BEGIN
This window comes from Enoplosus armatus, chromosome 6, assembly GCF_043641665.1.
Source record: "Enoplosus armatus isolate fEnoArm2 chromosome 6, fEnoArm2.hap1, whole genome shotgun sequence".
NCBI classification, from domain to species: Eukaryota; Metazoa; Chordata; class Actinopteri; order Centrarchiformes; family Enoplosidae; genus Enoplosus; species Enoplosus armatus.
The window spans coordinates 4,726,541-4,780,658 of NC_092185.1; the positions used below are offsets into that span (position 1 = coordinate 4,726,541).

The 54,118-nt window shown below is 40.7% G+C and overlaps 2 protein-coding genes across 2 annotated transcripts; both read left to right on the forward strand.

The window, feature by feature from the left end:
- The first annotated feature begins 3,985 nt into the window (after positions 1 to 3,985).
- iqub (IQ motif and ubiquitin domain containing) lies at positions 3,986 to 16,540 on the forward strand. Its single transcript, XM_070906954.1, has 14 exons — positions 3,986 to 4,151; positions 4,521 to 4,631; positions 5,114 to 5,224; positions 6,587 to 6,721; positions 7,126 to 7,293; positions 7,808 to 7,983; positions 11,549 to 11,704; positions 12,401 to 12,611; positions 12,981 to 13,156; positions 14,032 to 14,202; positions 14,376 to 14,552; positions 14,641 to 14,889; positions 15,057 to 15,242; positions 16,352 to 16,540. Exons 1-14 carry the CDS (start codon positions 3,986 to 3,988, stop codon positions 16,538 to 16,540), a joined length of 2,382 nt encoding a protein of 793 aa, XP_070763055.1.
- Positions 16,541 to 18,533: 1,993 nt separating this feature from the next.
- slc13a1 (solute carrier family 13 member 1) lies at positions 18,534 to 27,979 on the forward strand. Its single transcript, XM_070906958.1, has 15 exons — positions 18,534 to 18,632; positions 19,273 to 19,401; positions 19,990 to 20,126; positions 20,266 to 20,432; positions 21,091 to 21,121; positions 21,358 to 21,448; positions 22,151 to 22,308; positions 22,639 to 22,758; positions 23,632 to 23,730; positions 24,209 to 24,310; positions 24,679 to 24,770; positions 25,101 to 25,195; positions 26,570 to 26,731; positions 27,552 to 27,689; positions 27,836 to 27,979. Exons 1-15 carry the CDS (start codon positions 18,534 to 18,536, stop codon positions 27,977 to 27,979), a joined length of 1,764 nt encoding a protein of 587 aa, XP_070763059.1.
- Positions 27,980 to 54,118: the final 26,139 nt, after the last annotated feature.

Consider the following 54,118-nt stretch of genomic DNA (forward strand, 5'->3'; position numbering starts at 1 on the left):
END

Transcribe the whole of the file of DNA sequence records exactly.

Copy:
This window comes from Enoplosus armatus, chromosome 6, assembly GCF_043641665.1.
Source record: "Enoplosus armatus isolate fEnoArm2 chromosome 6, fEnoArm2.hap1, whole genome shotgun sequence".
NCBI classification, from domain to species: Eukaryota; Metazoa; Chordata; class Actinopteri; order Centrarchiformes; family Enoplosidae; genus Enoplosus; species Enoplosus armatus.
The window spans coordinates 4,726,541-4,780,658 of NC_092185.1; the positions used below are offsets into that span (position 1 = coordinate 4,726,541).

The 54,118-nt window shown below is 40.7% G+C and overlaps 2 protein-coding genes across 2 annotated transcripts; both read left to right on the forward strand.

The window, feature by feature from the left end:
- The first annotated feature begins 3,985 nt into the window (after positions 1 to 3,985).
- iqub (IQ motif and ubiquitin domain containing) lies at positions 3,986 to 16,540 on the forward strand. Its single transcript, XM_070906954.1, has 14 exons — positions 3,986 to 4,151; positions 4,521 to 4,631; positions 5,114 to 5,224; positions 6,587 to 6,721; positions 7,126 to 7,293; positions 7,808 to 7,983; positions 11,549 to 11,704; positions 12,401 to 12,611; positions 12,981 to 13,156; positions 14,032 to 14,202; positions 14,376 to 14,552; positions 14,641 to 14,889; positions 15,057 to 15,242; positions 16,352 to 16,540. Exons 1-14 carry the CDS (start codon positions 3,986 to 3,988, stop codon positions 16,538 to 16,540), a joined length of 2,382 nt encoding a protein of 793 aa, XP_070763055.1.
- Positions 16,541 to 18,533: 1,993 nt separating this feature from the next.
- slc13a1 (solute carrier family 13 member 1) lies at positions 18,534 to 27,979 on the forward strand. Its single transcript, XM_070906958.1, has 15 exons — positions 18,534 to 18,632; positions 19,273 to 19,401; positions 19,990 to 20,126; positions 20,266 to 20,432; positions 21,091 to 21,121; positions 21,358 to 21,448; positions 22,151 to 22,308; positions 22,639 to 22,758; positions 23,632 to 23,730; positions 24,209 to 24,310; positions 24,679 to 24,770; positions 25,101 to 25,195; positions 26,570 to 26,731; positions 27,552 to 27,689; positions 27,836 to 27,979. Exons 1-15 carry the CDS (start codon positions 18,534 to 18,536, stop codon positions 27,977 to 27,979), a joined length of 1,764 nt encoding a protein of 587 aa, XP_070763059.1.
- Positions 27,980 to 54,118: the final 26,139 nt, after the last annotated feature.

Consider the following 54,118-nt stretch of genomic DNA (forward strand, 5'->3'; position numbering starts at 1 on the left):